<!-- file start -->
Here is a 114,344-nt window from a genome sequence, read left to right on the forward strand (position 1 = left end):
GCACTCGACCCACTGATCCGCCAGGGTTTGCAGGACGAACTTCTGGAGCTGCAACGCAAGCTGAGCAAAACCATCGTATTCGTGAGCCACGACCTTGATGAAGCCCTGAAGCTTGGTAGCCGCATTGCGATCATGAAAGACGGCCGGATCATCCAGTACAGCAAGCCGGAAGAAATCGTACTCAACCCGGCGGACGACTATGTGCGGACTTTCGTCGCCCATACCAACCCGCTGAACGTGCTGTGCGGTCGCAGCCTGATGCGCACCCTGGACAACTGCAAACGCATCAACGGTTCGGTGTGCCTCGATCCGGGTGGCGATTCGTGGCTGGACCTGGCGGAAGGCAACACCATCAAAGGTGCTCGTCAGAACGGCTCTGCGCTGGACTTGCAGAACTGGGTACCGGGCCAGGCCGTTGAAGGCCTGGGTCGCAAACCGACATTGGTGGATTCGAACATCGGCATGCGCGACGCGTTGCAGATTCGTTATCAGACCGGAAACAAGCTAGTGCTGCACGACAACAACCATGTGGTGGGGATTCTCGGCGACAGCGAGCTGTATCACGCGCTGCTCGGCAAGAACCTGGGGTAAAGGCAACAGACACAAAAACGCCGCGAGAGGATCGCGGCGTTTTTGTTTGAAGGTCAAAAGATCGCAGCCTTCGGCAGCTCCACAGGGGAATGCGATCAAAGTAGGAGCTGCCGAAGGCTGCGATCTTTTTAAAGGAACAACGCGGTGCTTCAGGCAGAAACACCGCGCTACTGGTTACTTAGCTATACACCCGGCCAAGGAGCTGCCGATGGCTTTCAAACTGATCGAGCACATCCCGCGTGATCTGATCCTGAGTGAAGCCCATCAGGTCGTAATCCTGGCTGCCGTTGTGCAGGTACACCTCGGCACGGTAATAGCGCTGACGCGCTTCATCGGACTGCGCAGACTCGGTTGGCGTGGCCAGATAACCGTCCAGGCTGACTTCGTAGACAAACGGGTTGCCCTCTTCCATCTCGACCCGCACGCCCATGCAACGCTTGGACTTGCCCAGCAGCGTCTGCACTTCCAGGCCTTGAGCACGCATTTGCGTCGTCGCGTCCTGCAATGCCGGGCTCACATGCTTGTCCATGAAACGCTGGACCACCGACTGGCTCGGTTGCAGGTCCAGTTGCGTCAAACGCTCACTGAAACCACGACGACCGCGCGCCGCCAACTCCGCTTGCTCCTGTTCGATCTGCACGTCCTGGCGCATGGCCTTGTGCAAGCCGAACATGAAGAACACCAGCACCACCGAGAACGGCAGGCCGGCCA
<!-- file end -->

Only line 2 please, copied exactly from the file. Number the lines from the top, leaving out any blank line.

GCACTCGACCCACTGATCCGCCAGGGTTTGCAGGACGAACTTCTGGAGCTGCAACGCAAGCTGAGCAAAACCATCGTATTCGTGAGCCACGACCTTGATGAAGCCCTGAAGCTTGGTAGCCGCATTGCGATCATGAAAGACGGCCGGATCATCCAGTACAGCAAGCCGGAAGAAATCGTACTCAACCCGGCGGACGACTATGTGCGGACTTTCGTCGCCCATACCAACCCGCTGAACGTGCTGTGCGGTCGCAGCCTGATGCGCACCCTGGACAACTGCAAACGCATCAACGGTTCGGTGTGCCTCGATCCGGGTGGCGATTCGTGGCTGGACCTGGCGGAAGGCAACACCATCAAAGGTGCTCGTCAGAACGGCTCTGCGCTGGACTTGCAGAACTGGGTACCGGGCCAGGCCGTTGAAGGCCTGGGTCGCAAACCGACATTGGTGGATTCGAACATCGGCATGCGCGACGCGTTGCAGATTCGTTATCAGACCGGAAACAAGCTAGTGCTGCACGACAACAACCATGTGGTGGGGATTCTCGGCGACAGCGAGCTGTATCACGCGCTGCTCGGCAAGAACCTGGGGTAAAGGCAACAGACACAAAAACGCCGCGAGAGGATCGCGGCGTTTTTGTTTGAAGGTCAAAAGATCGCAGCCTTCGGCAGCTCCACAGGGGAATGCGATCAAAGTAGGAGCTGCCGAAGGCTGCGATCTTTTTAAAGGAACAACGCGGTGCTTCAGGCAGAAACACCGCGCTACTGGTTACTTAGCTATACACCCGGCCAAGGAGCTGCCGATGGCTTTCAAACTGATCGAGCACATCCCGCGTGATCTGATCCTGAGTGAAGCCCATCAGGTCGTAATCCTGGCTGCCGTTGTGCAGGTACACCTCGGCACGGTAATAGCGCTGACGCGCTTCATCGGACTGCGCAGACTCGGTTGGCGTGGCCAGATAACCGTCCAGGCTGACTTCGTAGACAAACGGGTTGCCCTCTTCCATCTCGACCCGCACGCCCATGCAACGCTTGGACTTGCCCAGCAGCGTCTGCACTTCCAGGCCTTGAGCACGCATTTGCGTCGTCGCGTCCTGCAATGCCGGGCTCACATGCTTGTCCATGAAACGCTGGACCACCGACTGGCTCGGTTGCAGGTCCAGTTGCGTCAAACGCTCACTGAAACCACGACGACCGCGCGCCGCCAACTCCGCTTGCTCCTGTTCGATCTGCACGTCCTGGCGCATGGCCTTGTGCAAGCCGAACATGAAGAACACCAGCACCACCGAGAACGGCAGGCCGGCCA